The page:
Distribution of and Accountability for Cooperative Agreement Funds
The Task Force Report contains a glaring statistical error based on inaccurate information that was given to them by NAMB. An article explaining this mistake can be found at: http://www.namb.net/site/apps/nlnet/content2.aspx?c=9qKILUOzEpH&b=227361&ct=8062375. It includes this description of the nature of the error:
Page 19 of the Progress Report depicts how Southern Baptist resources are distributed throughout the United States. That data indicates that at the end of 2008 there were 3,515 missionaries serving in the 14 states most often considered to be the area where Southern Baptists are the strongest and only 1,735 missionaries serving in the remaining states across the US. In the GCRTF report the 14 states are depicted in blue and the others in red.In actuality, within the US there were 2,573 missionaries serving in the 14 blue states in 2008 and 2,733 serving in the remaining red states. This indicates a disbursement of 48 percent of NAMB missionaries serving in blue states and 52 percent serving red states. Another 133 NAMB missionaries serve in Canada. If Canada is included in the overall numbers, 2,866 of NAMB’s missionaries serve outside the blue states, making the percentage 53 percent in North America serving outside the 14 blue states.
The NAMB article adds this important note:
In addition to money from Cooperative Agreements, NAMB sends money to state conventions through missionary benefits and national ministry funds. When these items are added, more than three-fourths (77 percent) of the $62 million NAMB distributed throughout the US and Canada in 2009 went to areas where Southern Baptist church presence is the least. These are the 36 states depicted in red on page 19 of the GCRTF’s Progress Report, plus Canada. Less than a quarter (23 percent) of NAMB’s spending occurred in states where Southern Baptists are strongest. These are the 14 states depicted in blue in the Progress Report.
The corrected figures indicate that instead of the so-called new convention areas receiving only one-third of NAMB’s Cooperative Agreement subsidies, they actually received just over half of these funds plus addition financial assistance totaling over three-fourths of all NAMB funds distributed across North America. While even this allocation may be open to criticism, it is far from the shockingly lopsided picture presented in the Task Force Report. Since the error was NAMB’s, so long as the statistics are corrected in the final report the Task Force members should not be faulted for this mistake. However this reaction from Ronnie Floyd quoted in Baptist Press (3-9-10) seems to ignore the math:
Ronnie Floyd, GCRTF chairman and pastor of First Baptist Church in Springdale Ark., said the change in missionary numbers did not alter the major concern of the task force.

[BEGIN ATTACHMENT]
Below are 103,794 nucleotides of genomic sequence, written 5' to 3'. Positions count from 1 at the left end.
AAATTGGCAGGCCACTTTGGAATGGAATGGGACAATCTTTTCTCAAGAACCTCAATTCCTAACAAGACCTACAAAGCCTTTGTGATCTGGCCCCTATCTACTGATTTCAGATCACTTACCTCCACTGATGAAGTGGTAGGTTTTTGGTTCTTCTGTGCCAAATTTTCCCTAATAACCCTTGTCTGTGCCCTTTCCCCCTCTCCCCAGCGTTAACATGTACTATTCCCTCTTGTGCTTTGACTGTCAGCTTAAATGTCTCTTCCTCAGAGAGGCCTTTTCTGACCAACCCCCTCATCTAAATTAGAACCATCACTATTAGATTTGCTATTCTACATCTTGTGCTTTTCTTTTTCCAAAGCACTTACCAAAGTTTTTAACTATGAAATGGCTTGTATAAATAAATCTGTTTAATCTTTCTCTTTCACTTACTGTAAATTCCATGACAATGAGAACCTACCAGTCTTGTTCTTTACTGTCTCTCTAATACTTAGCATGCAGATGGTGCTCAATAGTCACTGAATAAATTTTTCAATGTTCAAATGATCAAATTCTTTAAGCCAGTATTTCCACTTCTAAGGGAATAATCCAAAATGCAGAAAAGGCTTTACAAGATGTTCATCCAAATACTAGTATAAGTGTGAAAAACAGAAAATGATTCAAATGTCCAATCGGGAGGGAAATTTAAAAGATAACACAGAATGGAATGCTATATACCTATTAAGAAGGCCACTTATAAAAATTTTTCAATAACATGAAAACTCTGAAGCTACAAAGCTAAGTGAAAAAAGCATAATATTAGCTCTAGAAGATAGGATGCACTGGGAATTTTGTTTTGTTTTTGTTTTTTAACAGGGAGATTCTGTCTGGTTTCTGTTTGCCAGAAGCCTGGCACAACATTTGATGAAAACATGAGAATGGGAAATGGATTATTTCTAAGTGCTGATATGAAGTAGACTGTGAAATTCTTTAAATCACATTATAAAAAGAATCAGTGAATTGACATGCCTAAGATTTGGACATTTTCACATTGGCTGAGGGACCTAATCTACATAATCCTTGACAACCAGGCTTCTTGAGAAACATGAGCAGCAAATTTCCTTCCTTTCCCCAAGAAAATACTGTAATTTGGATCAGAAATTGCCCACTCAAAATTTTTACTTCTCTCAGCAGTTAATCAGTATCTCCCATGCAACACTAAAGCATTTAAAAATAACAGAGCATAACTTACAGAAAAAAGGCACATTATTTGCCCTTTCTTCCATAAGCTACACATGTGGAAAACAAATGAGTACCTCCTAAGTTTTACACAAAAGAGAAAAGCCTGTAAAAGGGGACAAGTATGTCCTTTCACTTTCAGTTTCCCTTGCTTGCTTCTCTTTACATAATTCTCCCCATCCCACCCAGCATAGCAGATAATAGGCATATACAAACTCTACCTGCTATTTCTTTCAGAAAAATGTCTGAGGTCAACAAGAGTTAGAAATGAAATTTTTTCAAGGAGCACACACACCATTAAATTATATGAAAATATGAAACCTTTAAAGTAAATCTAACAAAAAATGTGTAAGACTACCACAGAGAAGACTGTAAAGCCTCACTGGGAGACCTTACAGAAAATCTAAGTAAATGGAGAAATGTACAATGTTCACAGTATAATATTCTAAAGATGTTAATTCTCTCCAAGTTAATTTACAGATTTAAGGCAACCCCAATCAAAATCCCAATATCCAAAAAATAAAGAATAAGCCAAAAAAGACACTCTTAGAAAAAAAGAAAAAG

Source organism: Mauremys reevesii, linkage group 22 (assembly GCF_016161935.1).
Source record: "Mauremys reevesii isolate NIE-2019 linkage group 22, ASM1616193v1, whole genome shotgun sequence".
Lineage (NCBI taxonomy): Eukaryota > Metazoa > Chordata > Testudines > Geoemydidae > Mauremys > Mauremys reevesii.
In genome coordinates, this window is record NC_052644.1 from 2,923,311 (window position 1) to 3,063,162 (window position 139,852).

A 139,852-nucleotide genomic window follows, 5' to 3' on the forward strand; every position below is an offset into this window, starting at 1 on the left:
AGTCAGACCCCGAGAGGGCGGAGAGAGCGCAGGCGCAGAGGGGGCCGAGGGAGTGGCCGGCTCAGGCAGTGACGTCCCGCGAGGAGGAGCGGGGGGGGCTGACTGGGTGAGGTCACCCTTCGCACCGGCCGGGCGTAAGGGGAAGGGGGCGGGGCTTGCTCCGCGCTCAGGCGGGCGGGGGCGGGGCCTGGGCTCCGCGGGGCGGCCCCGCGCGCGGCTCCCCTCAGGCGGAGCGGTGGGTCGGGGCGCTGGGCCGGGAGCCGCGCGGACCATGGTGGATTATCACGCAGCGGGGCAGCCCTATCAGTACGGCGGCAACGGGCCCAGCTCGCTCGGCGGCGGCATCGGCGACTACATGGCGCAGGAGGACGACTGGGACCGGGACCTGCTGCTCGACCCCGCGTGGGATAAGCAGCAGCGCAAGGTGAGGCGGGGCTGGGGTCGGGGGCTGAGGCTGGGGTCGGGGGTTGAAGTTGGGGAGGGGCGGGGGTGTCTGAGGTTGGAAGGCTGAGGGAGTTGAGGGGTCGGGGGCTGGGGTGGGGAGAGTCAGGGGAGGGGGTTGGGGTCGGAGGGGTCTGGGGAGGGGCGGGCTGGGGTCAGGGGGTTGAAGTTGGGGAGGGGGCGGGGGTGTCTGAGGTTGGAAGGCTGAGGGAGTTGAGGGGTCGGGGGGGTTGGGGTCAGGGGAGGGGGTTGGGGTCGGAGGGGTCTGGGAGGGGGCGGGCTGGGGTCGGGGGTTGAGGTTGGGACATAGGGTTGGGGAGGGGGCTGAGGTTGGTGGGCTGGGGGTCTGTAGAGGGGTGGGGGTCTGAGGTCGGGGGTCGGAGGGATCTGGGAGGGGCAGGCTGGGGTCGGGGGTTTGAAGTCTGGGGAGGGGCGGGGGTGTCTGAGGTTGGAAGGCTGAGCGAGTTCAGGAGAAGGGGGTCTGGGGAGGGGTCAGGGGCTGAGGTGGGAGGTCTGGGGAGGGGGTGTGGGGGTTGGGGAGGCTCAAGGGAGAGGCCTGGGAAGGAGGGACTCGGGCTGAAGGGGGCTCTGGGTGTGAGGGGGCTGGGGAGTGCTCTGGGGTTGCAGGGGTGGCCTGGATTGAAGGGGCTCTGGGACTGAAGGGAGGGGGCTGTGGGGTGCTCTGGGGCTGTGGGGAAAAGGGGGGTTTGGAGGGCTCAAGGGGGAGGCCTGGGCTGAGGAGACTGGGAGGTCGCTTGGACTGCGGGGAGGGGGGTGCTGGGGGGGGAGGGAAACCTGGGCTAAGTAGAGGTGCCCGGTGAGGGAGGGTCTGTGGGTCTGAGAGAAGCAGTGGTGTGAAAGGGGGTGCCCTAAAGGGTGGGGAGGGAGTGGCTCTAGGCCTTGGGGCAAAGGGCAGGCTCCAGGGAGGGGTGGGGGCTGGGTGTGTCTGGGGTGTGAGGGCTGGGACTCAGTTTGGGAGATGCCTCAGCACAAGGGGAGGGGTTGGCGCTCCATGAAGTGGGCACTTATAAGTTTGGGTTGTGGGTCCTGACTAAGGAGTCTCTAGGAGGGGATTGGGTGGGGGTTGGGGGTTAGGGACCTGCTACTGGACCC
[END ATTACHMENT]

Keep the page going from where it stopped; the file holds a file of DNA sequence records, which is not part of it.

"[W]e spend 2/3 of the Cooperative Program dollars on 1/3 of the population and conversely spend only 1/3 of the Cooperative Program dollars on 2/3 of the population in the United States," Floyd said.
What is much harder to justify is the criticism that the Task Force Report levels against the current level of accountability by the state conventions to NAMB for Cooperative Agreement funds. On page 20 of the report it states that the Cooperative Agreements “have become complex and at times cumbersome, resulting in a lack of accountability.” This reflects an almost willful ignorance of reality. The current system includes the following accountability structure:
A Cooperative State Mission Plan is developed by the state convention partner and approved by NAMB’s strategy coordinator in conjunction with the input of NAMB’s cross functional team representing the different NAMB teams. This Strategic Mission Plan is an agreement of strategy and funding. It includes goals, action plans, and accountability for progress.
The Cooperative Budget is a fifteen page document that notes to the cent where NAMB money MUST be spent and the matching dollars required by the state convention partner. There are no nebulous monies available for discretionary spending by the state convention partner. All dollars are assigned to individual personnel or shared projects.
The State Convention partner pays for an annual audit that reconciles not only their financial affairs but the authenticity of how NAMB dollars are spent.
The State Convention partner provides an annual performance review of all jointly funded missionaries.
In light of such rigid rules for accountability I can only read with incredulity the following statement by Task Force member Al Mohler:
In the year 2009, about $50-million dollars was routed through these Cooperative Agreements. Many of these dollars were spent on the salaries of workers in the state conventions and associations. The monies are allocated and channeled in ways that are difficult to trace, much less to prioritize. (http://www.pray4gcr.com/2010/03/cooperative-missions-and-the-great-commission-resurgence/)
Anyone who has sweated through the tedious process of annually renegotiating Cooperative Agreement funding between NAMB and a state convention partner will readily agree that it is a complex and tedious business. A Presbyterian friend of mine, upon having the system explained to him commented, “I can see why most SBC people and pastors don't understand the state convention funding process. It seems to have been borrowed from somewhere in the Ottoman Empire.” Many of us would applaud any efforts to simplify and streamline that process. But if accountability contributes to the clumsiness of the current system, then one can persuasively argue that we suffer from too much, not too little.
Glen A. Land, Former State Missions Director
Minnesota/Wisconson Baptist Convention